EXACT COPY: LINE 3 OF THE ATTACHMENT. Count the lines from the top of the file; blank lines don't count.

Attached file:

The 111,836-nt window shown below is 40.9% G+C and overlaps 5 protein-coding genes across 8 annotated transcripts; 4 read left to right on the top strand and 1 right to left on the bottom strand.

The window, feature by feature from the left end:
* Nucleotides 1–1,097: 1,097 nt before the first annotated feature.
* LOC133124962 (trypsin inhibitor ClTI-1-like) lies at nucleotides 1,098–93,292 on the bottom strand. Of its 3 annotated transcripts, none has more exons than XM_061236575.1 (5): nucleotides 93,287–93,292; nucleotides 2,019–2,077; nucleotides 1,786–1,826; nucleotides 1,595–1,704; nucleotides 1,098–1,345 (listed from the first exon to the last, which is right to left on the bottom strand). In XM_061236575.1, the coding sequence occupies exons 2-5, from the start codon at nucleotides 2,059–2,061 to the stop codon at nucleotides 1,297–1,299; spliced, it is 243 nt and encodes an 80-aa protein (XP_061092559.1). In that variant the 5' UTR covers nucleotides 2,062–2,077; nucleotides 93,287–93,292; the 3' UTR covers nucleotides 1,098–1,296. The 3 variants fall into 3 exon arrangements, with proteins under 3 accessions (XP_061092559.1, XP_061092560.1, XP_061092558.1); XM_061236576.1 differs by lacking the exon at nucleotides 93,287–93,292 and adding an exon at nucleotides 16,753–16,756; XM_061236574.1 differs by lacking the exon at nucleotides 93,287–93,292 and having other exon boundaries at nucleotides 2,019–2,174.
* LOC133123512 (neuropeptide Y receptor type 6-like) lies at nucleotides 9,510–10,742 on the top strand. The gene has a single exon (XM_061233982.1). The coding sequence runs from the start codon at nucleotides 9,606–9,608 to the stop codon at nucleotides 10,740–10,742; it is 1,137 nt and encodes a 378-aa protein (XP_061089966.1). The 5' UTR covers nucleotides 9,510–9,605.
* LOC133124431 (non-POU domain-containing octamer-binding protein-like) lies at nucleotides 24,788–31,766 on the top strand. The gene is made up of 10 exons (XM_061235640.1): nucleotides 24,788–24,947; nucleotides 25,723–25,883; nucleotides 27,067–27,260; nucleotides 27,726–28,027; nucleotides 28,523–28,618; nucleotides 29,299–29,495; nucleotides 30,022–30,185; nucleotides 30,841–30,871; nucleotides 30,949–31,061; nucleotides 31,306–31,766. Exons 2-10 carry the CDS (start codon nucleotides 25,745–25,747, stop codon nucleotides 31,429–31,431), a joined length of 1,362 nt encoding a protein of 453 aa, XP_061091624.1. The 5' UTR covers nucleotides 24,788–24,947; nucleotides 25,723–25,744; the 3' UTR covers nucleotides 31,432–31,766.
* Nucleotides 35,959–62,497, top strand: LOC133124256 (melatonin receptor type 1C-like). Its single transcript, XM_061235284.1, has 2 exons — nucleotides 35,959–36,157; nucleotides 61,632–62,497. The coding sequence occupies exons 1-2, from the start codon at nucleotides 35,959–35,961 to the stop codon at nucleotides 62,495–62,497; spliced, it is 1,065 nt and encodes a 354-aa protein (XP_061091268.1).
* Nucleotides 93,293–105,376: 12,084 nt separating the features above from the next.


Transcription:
* Nucleotides 1–1,097: 1,097 nt before the first annotated feature.